# Linear Independence: Writing vectors as linear combinations

1. Mar 21, 2012

### skylit

Forgive me for not writing in latex, but I searched this site for 10 minutes looking for a latex reference and could not find anything on matrices. Also, excuse for the excessive amount of info.

1. The problem statement, all variables and given/known data

Determine whether this list of 3 polynomials in P1:
p1 = 1+3x
p2 = 1+2x
p3 = 2+3x
is linearly independent. If not, write one of the pi in terms of the others.
To test independence, let's see if the linear system
x1 p1 + x2 p2 + x3 p3 = 0 has any non-trivial solutions.
First, write the coefficient matrix A for a linear system representing the polynomial equation.

2. Relevant equations

3. The attempt at a solution

I reduced the matrix
[1 1 2]
[3 2 3]

to

[1 0 -1]
[0 1 -3]
I set Ax=0.
I found that the set {pi} is linearly dependent, and that a non-trivial solution to AX = 0 is (0,0,0) (Is this always the case? Pretty much all of the problems that I've come across have this as a solution for AX=0)

Now, my the next part is my issue. The directions then read:
"In particular, your solution to AX = 0 implies
= 0
Now use this linear dependence relation among the vectors { p1, p2, p3 } to write one of these vectors as a linear combination of the others."

This is where I am totally lost. I'm solving problems via a website, and every attempt to this solution has returned wrong. I've guessed every combination of p1 = p2 + p3 and I am not sure how to approach this last question.

There are numerous problems that ask the same question listed above. It would be greatly appreciated if someone could give an explanation and the proceeding steps to solving a problem like this as I will have to apply it to other similar problems.

Last edited: Mar 21, 2012
2. Mar 22, 2012

### hunt_mat

I am not too sure exactly what you're doing here but your first step was fine, you wrote:
$$a_{1}p_{1}+a_{2}p_{2}+a_{3}p_{3}=0$$
And came up with an over determined system which shows that there is no solution and therefore the set is linearly dependent.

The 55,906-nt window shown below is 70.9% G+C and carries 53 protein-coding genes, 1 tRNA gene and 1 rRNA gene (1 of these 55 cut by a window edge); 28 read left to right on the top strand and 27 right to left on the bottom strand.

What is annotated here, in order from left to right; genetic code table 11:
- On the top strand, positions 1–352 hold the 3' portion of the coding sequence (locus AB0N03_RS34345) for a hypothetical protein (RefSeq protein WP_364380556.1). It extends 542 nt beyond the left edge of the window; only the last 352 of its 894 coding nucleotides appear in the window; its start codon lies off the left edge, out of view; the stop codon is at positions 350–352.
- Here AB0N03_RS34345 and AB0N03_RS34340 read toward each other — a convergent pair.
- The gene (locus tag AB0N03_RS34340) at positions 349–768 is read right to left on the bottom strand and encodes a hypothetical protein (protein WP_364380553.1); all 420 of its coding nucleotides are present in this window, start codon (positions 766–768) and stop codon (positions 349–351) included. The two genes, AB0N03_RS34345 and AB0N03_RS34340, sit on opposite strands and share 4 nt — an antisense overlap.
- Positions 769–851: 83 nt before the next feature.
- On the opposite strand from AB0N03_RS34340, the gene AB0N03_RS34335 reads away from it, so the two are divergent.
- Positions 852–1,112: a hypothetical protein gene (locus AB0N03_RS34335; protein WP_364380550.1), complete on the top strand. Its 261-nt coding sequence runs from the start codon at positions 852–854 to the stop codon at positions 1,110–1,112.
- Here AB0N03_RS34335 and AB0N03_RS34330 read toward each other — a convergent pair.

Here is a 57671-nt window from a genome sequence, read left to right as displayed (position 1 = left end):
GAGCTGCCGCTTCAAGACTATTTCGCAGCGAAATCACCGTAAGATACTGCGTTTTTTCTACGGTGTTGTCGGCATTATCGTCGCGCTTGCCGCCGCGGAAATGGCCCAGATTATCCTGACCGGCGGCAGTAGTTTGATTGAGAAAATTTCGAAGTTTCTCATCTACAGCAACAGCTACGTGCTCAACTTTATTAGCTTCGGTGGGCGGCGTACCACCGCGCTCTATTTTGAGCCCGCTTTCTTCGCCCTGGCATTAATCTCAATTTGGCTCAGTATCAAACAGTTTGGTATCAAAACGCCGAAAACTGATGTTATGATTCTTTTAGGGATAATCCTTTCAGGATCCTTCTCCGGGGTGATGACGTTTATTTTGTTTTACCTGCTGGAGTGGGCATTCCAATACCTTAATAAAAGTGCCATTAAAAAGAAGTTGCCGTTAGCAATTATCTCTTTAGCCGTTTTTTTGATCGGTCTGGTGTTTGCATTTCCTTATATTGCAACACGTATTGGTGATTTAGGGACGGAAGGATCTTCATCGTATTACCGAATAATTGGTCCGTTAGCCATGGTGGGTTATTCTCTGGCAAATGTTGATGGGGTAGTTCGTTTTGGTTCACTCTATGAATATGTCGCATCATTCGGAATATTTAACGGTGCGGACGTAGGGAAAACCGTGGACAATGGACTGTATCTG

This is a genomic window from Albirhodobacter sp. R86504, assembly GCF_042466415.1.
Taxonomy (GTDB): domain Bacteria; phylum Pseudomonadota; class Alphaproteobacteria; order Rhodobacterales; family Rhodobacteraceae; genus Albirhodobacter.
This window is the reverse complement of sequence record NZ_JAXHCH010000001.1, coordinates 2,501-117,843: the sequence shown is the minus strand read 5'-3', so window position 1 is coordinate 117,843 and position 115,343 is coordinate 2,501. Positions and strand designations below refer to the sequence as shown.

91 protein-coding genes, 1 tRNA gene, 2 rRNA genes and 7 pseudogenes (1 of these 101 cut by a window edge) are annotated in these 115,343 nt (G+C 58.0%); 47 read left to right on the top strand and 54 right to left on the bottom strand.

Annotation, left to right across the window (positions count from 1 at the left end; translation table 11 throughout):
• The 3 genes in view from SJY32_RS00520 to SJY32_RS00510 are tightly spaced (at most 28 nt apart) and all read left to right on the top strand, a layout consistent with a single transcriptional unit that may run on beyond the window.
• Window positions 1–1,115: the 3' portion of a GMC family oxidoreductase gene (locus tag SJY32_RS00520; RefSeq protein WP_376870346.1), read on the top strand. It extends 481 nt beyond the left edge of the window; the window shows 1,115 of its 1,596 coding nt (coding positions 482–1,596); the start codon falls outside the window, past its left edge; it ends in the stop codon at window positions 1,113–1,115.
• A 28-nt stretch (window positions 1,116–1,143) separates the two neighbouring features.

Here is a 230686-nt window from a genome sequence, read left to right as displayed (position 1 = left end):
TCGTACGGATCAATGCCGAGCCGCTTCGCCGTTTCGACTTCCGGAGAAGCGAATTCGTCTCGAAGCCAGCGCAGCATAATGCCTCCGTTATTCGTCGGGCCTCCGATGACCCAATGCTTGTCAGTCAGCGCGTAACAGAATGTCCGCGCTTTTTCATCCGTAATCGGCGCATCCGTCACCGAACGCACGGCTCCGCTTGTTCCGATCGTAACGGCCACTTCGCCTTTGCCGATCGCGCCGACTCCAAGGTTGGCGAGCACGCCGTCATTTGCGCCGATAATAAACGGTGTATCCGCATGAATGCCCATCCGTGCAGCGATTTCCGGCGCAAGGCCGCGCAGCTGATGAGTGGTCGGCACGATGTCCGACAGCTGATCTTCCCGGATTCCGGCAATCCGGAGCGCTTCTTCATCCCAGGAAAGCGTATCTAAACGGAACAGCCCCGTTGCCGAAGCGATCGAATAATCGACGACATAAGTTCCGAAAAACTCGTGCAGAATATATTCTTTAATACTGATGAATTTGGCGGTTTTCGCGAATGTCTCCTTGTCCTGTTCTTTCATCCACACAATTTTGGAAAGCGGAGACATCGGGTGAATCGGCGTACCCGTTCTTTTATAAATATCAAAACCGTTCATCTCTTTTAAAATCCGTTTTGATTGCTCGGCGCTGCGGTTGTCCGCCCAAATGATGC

Not what you do is write:
$$p_{1}=b_{1}p_{2}+b_{2}p_{3}$$
and equate coefficinte of the powers of x, this should give the answer you want.

3. Mar 22, 2012

### Ray Vickson

Here is a matrix in LaTeX:

$$A =\left[ \matrix{1 & 1 & 2 \\ 3 & 2 & 3} \right]$$

The commands are "A = \left[ \matrix{ 1 & 1 & 2 \\ 3 & 2 & 3 } \right]". In a row the "&" is a column separator, and the "\\" is an end-of-row command. You get closed brackets by the "\left[ ... \right]" pair; you must *always* have a pair, not just one of them by itself. If you want rounded brackets, use "\left( ... \right)" instead; you can even have one square and one rounded:
$$B = \left( \matrix{1&2&3\\4&5&6}\right) , \; C = \left( \matrix{a+b & c+d \\ e & f} \right].$$

RGV

4. Mar 22, 2012

### HallsofIvy

One very quick point is that the space you are talking about is two dimensional. A basis is {1, x}. It is impossible to have three independent vectors in a two dimensional space.

5. Mar 22, 2012

### zooxanthellae

I have found it useful to remember that the dimension of a space is:

1. The number of vectors in its basis
2. The number of vectors in the largest possible set of linear independent vectors in the space
3. The number of vectors in the smallest possible set of vectors that spans the space

Thinking about how each one of these interacts with the others helped me a lot in understanding bases and dimension.

6. Mar 22, 2012

### Fredrik

Staff Emeritus
7. Mar 22, 2012

### Joffan

"To test independence, let's see if the linear system
x1 p1 + x2 p2 + x3 p3 = 0
has any non-trivial solutions."

I would say $(x1,x2,x3) = (0,0,0)$ is a trivial solution, not a non-trivial solution.

By contrast, by inspection, $(x1,x2,x3) = (1,-3,1)$ is a non-trivial solution.